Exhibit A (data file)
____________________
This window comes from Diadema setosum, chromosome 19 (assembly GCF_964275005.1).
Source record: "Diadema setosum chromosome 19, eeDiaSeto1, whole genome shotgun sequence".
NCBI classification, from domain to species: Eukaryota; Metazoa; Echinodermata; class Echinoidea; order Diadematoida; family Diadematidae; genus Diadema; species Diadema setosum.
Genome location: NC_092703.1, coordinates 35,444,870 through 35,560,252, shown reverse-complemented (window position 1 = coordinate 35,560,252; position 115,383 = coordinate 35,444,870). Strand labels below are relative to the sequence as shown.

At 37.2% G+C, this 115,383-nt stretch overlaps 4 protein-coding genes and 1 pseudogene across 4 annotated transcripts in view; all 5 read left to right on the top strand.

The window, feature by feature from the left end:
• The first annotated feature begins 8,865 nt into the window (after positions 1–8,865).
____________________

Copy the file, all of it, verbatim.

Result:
This window comes from Diadema setosum, chromosome 19 (assembly GCF_964275005.1).
Source record: "Diadema setosum chromosome 19, eeDiaSeto1, whole genome shotgun sequence".
NCBI classification, from domain to species: Eukaryota; Metazoa; Echinodermata; class Echinoidea; order Diadematoida; family Diadematidae; genus Diadema; species Diadema setosum.
Genome location: NC_092703.1, coordinates 35,444,870 through 35,560,252, shown reverse-complemented (window position 1 = coordinate 35,560,252; position 115,383 = coordinate 35,444,870). Strand labels below are relative to the sequence as shown.

At 37.2% G+C, this 115,383-nt stretch overlaps 4 protein-coding genes and 1 pseudogene across 4 annotated transcripts in view; all 5 read left to right on the top strand.

The window, feature by feature from the left end:
• The first annotated feature begins 8,865 nt into the window (after positions 1–8,865).